You guessed it – seasickness!
Yes, it can certainly put a damper on your cruise vacation. Although not fatal, it’s still not pleasant and is the #1 reason people choose against cruising on their vacations.
Seasickness, as with all kinds of motion sickness, is theorized to be a result of the disorientation caused by the natural desire of our body to remain in balance (a function of our brain working with our eyes and our ears) competing with the motion of the moving object we are in (car, bus, ship).
If this is the technical cause or not, being in a car or bus that is travelling on winding roads and up and down hills, or on a rough and rocking sea, can leave some travellers feeling under the weather and less than their best. Oddly enough, there are others who don’t feel the effects at all, no matter what!
Mal-de-mer or seasickness isn’t caused just by rough, rocking seas. It can also be triggered by mental suggestions that a person will get seasick. Some people do become seasick “by suggestion” and convince themselves in advance that they will get sick. On the other hand, for those who can file away such thoughts in the deep, dark recesses of their mind, it’s often smooth sailing.
This is not to make light of those who may have a proclivity for motion sickness – it has been proven to be more prevalent in women and children although, oddly enough, children under 2 seem immune and elderly people are less susceptible. If you are prone to motion sickness or are concerned you might get seasick, don’t let it stop you from the amazing experiences cruises can offer. Rather, arm yourself with advance knowledge (do your research and talk to your doctor) and put in place some preventative measures in advance and go for it!
Scopolamine patch applied behind the ear at least eight hours before exposure, lasts for up to 3 days. Side effects include dry mouth, blurry vision, drowsiness and dizziness. Ask your doctor for advice before using.
Over-the-counter drugs like Dramamine, Meclizine or diphenhydramine (Benadryl).
Some ships will dispense these drugs free of charge or sell them in their on-board shop. Check with your doctor before giving your child any medication including the children formulas of Meclizine or Benadryl.
Side effects include drowsiness which alcohol will exacerbate.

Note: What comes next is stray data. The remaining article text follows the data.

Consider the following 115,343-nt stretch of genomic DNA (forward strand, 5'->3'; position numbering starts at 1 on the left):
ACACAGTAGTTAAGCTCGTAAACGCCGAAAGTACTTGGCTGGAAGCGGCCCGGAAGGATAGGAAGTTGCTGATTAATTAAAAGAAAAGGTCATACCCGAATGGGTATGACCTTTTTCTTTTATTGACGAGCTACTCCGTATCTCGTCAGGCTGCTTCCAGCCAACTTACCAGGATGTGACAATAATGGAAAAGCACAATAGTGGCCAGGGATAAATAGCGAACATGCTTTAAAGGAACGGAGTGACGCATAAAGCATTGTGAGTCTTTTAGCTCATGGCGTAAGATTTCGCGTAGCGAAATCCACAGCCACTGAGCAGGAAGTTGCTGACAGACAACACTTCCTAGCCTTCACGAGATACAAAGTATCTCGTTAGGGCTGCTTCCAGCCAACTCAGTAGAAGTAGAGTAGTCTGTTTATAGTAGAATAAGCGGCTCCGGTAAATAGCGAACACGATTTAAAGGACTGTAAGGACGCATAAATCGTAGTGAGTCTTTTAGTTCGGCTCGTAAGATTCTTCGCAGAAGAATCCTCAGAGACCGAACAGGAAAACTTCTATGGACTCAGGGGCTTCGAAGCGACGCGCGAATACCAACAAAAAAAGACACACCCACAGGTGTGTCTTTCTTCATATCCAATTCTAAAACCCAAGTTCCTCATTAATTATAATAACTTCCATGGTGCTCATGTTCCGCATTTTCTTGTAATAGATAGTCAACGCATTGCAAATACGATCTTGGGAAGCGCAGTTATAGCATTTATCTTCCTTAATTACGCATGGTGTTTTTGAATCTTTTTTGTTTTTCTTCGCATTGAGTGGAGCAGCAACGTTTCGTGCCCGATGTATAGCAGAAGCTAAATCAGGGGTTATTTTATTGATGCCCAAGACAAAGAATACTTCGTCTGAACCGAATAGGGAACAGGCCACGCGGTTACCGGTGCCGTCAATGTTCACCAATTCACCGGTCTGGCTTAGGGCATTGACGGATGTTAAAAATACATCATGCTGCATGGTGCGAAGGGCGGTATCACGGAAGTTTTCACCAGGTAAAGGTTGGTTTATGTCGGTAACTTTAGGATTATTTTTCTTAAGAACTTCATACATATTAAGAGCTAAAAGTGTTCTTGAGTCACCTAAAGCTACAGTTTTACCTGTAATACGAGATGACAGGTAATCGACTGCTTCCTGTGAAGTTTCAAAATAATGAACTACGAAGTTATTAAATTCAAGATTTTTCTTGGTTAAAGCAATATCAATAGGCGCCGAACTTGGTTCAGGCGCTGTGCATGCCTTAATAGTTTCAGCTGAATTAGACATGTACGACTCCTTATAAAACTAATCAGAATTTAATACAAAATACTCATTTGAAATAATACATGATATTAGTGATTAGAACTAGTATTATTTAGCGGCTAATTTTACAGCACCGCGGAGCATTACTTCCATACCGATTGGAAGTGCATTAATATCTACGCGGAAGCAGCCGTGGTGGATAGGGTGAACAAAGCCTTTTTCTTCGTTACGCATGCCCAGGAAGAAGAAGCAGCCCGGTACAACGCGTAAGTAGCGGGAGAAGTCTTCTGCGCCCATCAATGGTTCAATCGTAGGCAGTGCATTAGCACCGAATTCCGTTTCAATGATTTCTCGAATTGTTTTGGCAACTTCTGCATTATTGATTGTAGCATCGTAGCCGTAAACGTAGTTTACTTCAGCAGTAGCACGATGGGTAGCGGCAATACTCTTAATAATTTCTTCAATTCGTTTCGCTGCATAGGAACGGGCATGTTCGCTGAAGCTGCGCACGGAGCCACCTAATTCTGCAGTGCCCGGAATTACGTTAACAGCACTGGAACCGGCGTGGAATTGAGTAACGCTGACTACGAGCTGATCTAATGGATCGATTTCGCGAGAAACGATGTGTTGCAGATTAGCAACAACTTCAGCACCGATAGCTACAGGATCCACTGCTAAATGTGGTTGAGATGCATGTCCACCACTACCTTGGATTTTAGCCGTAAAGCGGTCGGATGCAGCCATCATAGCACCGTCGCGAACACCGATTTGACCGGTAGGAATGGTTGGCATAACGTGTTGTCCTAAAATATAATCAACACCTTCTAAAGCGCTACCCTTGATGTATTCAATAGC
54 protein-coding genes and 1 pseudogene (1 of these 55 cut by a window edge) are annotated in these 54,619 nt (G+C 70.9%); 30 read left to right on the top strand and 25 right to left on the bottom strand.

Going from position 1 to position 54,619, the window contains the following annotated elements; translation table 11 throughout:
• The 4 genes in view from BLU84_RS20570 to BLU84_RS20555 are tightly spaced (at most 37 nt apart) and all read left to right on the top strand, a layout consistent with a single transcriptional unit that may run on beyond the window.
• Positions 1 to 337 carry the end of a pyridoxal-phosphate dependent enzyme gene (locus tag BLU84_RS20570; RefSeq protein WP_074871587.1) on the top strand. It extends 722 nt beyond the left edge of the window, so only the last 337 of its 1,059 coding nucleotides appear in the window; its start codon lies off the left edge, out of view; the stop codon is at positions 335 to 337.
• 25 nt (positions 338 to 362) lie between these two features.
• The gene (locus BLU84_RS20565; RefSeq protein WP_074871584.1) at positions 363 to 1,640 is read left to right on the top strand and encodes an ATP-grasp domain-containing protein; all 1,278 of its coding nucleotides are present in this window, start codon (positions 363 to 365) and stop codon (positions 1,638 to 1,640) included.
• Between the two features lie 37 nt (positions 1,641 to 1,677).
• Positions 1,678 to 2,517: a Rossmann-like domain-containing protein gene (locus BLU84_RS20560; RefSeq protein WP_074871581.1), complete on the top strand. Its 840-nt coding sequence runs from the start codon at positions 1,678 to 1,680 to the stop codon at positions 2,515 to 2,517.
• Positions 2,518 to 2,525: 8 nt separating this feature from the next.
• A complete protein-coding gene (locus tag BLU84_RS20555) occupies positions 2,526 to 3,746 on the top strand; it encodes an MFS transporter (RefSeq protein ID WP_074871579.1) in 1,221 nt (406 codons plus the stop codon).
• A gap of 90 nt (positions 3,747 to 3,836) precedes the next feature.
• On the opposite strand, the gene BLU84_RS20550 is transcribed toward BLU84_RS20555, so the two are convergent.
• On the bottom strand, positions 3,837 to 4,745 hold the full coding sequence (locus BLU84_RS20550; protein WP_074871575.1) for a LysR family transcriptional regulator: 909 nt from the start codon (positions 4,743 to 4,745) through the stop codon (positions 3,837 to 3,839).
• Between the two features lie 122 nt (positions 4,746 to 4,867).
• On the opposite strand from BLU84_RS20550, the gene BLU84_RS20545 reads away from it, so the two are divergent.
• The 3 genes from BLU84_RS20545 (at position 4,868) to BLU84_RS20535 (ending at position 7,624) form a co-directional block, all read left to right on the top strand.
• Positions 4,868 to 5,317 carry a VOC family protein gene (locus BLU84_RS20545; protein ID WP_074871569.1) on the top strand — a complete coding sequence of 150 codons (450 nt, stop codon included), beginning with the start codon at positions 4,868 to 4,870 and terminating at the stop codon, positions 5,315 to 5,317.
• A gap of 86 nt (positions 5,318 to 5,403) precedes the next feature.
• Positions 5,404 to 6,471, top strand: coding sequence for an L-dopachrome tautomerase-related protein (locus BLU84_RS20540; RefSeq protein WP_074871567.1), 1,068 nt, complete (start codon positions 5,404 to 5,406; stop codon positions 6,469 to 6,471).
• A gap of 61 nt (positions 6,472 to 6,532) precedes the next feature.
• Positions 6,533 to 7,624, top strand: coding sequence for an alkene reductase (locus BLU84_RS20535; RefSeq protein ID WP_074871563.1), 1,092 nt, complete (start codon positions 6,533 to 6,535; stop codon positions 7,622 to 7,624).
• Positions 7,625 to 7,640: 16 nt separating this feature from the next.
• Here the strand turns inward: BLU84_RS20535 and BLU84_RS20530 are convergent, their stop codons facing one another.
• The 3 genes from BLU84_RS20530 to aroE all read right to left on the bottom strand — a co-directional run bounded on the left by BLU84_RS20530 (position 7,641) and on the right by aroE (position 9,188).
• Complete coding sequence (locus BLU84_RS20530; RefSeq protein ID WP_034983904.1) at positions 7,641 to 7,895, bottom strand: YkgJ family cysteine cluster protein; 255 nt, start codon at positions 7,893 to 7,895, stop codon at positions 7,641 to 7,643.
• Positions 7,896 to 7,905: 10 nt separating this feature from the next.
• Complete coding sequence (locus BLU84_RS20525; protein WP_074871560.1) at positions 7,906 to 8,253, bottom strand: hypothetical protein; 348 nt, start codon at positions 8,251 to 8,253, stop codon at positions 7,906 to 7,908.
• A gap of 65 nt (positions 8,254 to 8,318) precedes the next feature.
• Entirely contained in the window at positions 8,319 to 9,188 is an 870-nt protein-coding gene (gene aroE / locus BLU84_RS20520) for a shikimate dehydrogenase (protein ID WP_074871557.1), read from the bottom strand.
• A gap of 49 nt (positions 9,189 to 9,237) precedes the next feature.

Stronger, prescription drugs can be prescribed by your doctor before your trip or by the on-board physician. These include Promethazine and ephedrine.
Side effects include extreme sleepiness.
Don’t like to take prescription or over-the-counter drugs? There are plenty of non-drug options for you to try.
Sea-Band wristband is an easy-to-wear, acupressure product. A bead inside the wristband presses against the Nei-Kuan pressure point located on the inside of the wrist. Available in both adult and children’s sizes without a prescription. Even safe for pregnant women!
Ginger taken in pill, powder, tea and candy as well as ginger-ale.
Foods such as green apples, almonds, mint and soda crackers may help with nausea.
Remember, everyone reacts differently to the variety of pharmaceutical and non-drug remedies. Do your due diligence in your research to make sure what you decide on is right for you.
Tips to Avoid or Deal with Seasickness
Spend as much time as possible outside on deck. This allows you to use the horizon as a point of reference to maintain your body’s equilibrium. Plus, fresh air usually helps!
Outside cabins, mid-ship have the least amount of movement as they are in the natural balance point of the ship. Having a window may also help as you can usually see the horizon. Choose a ship with a stabilizer system (most if not all ships now have these).
For your first cruise look for a port-intensive cruise that doesn’t have long stretches of time on the open sea and avoid seasons where waters are known to be rough such as the Caribbean during hurricane season, the Pacific in typhoon season or the North Atlantic in winter.